Nancy Goodman Brinker, founder of Susan G. Komen (Race) for the Cure, is the woman who inspires me. With a promise to her dying sister to stop the progression and social stigma of breast cancer, Nancy got to work creating the largest funding organization, outside of the U.S. government, for breast cancer research and leading the global charge to end breast cancer. In 2009, she was presented the Presidential Medal of Freedom. Komen has funded a portion of research for every major breast cancer drug on the market today, and if not for Nancy and her tireless efforts, life as I know it would be much different. Her push for education about early detection and annual mammography screenings helped to reduce deaths from breast cancer by 40 percent. Few people get to meet their heroes and I’ve met Nancy twice. She inspires me to never give up and to believe in the power of research.


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Megan Hunt

State Senator, Nebraska Legislature

I admire women who know how to admire themselves, people who blaze confidence, people who expect what they deserve and those who don’t wait for permission to pursue whatever they are compelled to create and achieve. Women with irreverence for how things are supposed to be done inspire me most. One woman who comes to mind is 20th-century minimalist sculptor

Ruth Asawa, who deftly balanced her ambitious career goals, motherhood, romance and her wide circle of friends, which included some of the most influential artists of her time. She forged an unconventional path in everything she did—whether raising a multiracial family of six children, founding a high school dedicated to the arts or pursuing her own practice independent of the mainstream art market. Her art and life embody the values of feeling responsible for something that is greater than yourself and building community while maintaining your own individual values and goals.

I admire her so much.


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Brook Hudson

Producer, Omaha Fashion Week

This has been my answer since my Miss Nebraska days—and it’s a little provocative—it’s Madonna! I have so much respect for the courage she demonstrated in going to New York City to pursue her career aspirations with only a few dollars in her pocket. That is the definition of grit, and it speaks to my entrepreneurial soul. I also love how she continually reinvents herself. It reminds me it’s never too late to start again and take a new direction. You are never too old to be the woman you want to be!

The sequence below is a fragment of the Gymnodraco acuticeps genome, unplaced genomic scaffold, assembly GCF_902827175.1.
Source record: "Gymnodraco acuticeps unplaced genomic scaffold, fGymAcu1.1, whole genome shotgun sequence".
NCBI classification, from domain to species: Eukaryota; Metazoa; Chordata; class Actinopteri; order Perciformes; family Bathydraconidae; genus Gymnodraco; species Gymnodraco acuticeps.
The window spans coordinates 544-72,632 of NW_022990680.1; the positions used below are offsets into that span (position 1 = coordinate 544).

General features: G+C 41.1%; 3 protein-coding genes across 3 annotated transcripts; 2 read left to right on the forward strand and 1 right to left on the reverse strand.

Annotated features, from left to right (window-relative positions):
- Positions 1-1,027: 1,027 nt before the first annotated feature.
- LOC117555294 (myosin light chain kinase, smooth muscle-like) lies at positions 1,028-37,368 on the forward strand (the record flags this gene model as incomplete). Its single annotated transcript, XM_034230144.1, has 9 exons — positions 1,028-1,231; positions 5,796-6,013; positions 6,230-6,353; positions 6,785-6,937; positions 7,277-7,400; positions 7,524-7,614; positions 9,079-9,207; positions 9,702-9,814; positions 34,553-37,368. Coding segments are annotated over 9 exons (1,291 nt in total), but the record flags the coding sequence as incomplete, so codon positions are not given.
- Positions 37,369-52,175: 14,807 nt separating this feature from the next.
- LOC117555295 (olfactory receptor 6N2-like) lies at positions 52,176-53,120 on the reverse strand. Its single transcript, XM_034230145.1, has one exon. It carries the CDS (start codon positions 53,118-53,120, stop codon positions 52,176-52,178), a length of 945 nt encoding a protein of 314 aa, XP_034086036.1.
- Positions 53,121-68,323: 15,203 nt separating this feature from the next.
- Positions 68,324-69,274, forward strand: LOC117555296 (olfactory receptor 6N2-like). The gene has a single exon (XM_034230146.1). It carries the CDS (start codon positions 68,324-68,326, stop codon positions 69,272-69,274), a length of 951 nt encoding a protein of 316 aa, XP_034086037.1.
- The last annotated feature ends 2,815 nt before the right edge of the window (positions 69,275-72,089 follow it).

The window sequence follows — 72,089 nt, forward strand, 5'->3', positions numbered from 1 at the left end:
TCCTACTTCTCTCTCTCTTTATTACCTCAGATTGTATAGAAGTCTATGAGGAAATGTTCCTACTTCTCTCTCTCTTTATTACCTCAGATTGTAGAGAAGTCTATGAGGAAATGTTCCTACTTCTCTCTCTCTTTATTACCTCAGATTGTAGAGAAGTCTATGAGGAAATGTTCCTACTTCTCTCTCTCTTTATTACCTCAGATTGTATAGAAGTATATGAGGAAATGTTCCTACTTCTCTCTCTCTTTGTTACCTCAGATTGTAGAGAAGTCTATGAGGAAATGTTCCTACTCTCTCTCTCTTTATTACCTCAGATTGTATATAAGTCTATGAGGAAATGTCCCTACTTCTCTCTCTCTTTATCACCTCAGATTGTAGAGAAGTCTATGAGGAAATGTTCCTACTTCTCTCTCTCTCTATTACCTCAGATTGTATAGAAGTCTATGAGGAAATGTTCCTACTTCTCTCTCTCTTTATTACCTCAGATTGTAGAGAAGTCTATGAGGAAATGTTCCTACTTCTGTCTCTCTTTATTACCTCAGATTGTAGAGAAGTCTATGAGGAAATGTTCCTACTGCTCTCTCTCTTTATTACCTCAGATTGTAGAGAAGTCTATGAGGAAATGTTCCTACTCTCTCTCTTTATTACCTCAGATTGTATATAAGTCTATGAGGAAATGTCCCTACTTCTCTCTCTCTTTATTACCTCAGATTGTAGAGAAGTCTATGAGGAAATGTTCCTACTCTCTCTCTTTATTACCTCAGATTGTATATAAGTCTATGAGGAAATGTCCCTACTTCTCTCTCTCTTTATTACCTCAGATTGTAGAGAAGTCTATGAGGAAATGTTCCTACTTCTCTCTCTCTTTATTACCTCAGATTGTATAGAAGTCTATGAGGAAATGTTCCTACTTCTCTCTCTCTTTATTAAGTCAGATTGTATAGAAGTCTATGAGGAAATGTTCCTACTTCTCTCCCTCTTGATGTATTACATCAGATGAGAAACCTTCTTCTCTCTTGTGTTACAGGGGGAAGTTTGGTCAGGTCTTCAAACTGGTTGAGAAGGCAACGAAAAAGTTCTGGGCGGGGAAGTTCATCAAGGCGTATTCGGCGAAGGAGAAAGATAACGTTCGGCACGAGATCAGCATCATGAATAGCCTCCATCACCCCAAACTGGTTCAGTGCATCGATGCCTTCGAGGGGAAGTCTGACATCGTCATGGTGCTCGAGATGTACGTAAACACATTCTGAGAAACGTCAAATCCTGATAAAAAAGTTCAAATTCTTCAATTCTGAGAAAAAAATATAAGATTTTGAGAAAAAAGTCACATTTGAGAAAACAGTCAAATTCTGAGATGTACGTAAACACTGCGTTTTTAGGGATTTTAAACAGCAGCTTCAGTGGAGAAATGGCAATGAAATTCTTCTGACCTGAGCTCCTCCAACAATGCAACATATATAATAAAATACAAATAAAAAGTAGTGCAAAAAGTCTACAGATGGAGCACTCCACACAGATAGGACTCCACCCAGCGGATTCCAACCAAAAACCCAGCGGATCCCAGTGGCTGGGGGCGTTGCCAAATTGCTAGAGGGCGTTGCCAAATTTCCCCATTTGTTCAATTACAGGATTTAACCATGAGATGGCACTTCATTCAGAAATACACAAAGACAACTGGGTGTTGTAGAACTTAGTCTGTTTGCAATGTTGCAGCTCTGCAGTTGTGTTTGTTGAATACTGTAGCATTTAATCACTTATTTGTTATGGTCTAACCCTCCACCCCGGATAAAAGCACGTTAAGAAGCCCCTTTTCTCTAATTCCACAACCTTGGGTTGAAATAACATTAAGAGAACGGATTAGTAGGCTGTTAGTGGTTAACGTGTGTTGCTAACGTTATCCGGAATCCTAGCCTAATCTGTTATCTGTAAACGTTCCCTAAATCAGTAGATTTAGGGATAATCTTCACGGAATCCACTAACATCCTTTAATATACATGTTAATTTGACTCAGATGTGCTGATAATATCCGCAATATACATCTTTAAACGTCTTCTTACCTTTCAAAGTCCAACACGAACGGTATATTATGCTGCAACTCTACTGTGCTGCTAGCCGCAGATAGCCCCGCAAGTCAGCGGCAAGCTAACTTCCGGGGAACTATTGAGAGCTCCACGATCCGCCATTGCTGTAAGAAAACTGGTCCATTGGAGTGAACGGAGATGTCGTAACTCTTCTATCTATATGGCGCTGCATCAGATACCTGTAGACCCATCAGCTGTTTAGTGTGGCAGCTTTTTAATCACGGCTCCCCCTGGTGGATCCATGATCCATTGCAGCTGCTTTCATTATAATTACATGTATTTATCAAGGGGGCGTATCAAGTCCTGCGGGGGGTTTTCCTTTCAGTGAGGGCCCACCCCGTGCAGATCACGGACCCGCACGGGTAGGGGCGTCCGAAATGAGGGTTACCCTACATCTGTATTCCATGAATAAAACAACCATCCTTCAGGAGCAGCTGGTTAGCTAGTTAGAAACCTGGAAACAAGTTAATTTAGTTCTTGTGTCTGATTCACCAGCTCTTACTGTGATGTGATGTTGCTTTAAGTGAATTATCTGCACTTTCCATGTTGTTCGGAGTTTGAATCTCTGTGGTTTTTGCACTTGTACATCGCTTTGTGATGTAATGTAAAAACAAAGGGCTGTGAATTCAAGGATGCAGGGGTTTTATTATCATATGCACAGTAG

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Sophie Clark

Social Media Specialist, Clark Creative Group

As a singer-songwriter who started writing at age 14, one of my major inspirations in the music world is Taylor Swift. When her second studio album, Fearless, came out, I was 13 and just beginning to find an interest in songwriting. I was amazed at her ability to write such solid lyrical messages with strong melodies—song after song. I remember thinking, “Every song on this album is a hit!” Swift truly was fearless at 19 years old, blowing away even the most seasoned songwriters. Her success showed me that if your song is truly genuine enough, it will succeed. I carried that inspiration with me as I began writing for the band I formed with my brothers called Clark & Company. As I moved through high school and college and through experimenting with different musical styles, Taylor was transforming her musical styles as well. My favorite Swift album, Reputation, came out in 2017 when I was sophomore in college. The album is a dark, unapologetic pop masterpiece that seems to cut to the core of Swift’s personal life at the time. That same year, my band Clark & Company released our third album. Again, Swift reminded me that no matter how much your style and your life changes, it’s the strength of the song that counts.


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Anne Branigan

SVP, Innovative Services Greater Omaha Chamber

Poet Amanda Gorman. I found “The Hill We Climb” and her delivery of it in January to be incredibly powerful and inspiring. The words themselves were amazing, especially “For there is always light, if only we’re brave enough to see it. If only we’re brave enough to be it.” It encourages me that as a young women she not only knows her own voice but that she is also eloquently articulating it. Ms. Gorman and her words remind me to recognize and celebrate the journey of others, and to be brave and true to myself.


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Kirsten Case Fuller

Community Liaison, University of Nebraska at Omaha

The woman who inspires me is someone you might know well. Not because she is famous or well-known. She isn’t talked about on the evening news or presented with awards at banquets. The woman that most inspires me is often unknown to most. She is juggling family and work. Building a start-up and helping a friend. She is living her truth and at times shaking in her boots. She is fighting for a seat at the table and making room for others that will follow her. She is solutions-oriented and not afraid of the messy work that goes into accomplishing her goals. She is loyal and she is fierce. She is every woman and she is my inspiration. I have her to thank for the freedoms and opportunities afforded to me. I don’t know her name, but because of her, I am me.

The WOMEN'S Issue 2021